The headwrap originated in sub-Saharan Africa. For centuries, it has been worn by women in different African countries and regions, in different forms, to reflect both communal and personal identities – which clan or tribe they belonged to, whether they were married, widowed, young or old, for example. This cotton kerchief, or headwrap, belonged to Nancy Burns (1800 – 1849). Born in Albany, New York, the daughter of slaves, she would eventually find work as a house servant and was painted in a portrait wearing the item in the 1840s. It represents a long history of cultural identity associated with women of African origin – particularly African-American women - that is still very much alive today.
Kevin Dalton Johnson's Captured Africans is a memorial to enslaved Africanstransported on ships originating out of Lancaster as part of the Transatlantic slave trade. It stands on St George’s Quay in Lancaster and was unveiled in 2005.
June 13, 2018 - Richard Moss
The British Library follows the journeys of the man who opened up the world during the Age of Revolution in James Cook: The Voyages Captain James Cook’s name has always been synonymous with exploration and adventure, but even in the 1770s when the American Revolutionary War was underway, such was his fame that none other […]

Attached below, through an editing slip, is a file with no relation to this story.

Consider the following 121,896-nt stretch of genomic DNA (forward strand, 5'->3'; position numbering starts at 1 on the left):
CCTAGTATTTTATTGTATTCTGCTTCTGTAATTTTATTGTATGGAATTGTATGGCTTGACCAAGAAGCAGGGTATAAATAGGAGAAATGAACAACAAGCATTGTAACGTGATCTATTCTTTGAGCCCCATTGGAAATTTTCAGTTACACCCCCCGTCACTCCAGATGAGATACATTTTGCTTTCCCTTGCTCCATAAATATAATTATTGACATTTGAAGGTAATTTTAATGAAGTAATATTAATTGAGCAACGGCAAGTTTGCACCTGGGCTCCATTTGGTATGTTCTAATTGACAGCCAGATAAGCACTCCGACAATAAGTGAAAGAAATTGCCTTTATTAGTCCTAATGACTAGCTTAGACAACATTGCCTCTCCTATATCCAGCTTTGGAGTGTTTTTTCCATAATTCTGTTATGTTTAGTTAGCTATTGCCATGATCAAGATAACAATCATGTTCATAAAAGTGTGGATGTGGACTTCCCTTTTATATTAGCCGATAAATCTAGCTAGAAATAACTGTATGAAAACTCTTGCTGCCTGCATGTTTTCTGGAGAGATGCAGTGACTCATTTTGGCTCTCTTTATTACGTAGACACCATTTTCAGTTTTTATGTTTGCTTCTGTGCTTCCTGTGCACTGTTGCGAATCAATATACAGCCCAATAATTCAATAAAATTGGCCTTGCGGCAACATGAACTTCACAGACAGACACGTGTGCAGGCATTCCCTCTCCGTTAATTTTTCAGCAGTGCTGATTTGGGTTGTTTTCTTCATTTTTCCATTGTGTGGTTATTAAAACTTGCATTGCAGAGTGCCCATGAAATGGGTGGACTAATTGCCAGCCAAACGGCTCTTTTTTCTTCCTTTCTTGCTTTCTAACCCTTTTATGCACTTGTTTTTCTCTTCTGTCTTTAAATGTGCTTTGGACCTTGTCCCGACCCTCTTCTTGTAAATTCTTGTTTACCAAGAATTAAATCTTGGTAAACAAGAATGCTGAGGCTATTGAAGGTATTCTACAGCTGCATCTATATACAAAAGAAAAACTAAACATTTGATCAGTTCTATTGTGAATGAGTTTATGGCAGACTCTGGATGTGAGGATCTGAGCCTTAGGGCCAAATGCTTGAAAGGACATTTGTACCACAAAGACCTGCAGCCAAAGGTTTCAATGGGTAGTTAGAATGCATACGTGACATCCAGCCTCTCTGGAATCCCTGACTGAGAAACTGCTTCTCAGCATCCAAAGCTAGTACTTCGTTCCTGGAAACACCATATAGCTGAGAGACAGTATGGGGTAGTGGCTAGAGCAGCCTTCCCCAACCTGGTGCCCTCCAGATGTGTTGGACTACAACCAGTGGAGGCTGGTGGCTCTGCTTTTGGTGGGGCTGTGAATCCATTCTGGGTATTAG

This print was made to highlight the inhumane conditions under which enslaved Africans were transported across the Atlantic Ocean, forced to make the long voyage from West Africa to the Americas, tightly packed into the hold of ships and held in chains.
Thomas Paine was one of the most influential writers and activists of his time who heavily influenced the American and French revolutions.
Olaudah Equiano was an African-born writer who documented his experiences of capture and enslavement and became involved in the movement to abolish slavery.
This is a painting of an Australian kangaroo by the artist George Stubbs. This was the first time people in Britain had seen such a creature.
In the late 1700s Captain James Cook (1729 – 1779) led three now legendary voyages to explore the Pacific Ocean.
The maltreatment of the ‘Tolpuddle Martyrs’, as they became known, helped pave the way for the creation of trade unions and the protection of employees' rights.
One of the ways British people tried to challenge slavery, was to stop buying sugar - one of the most profitable products of the Caribbean plantations.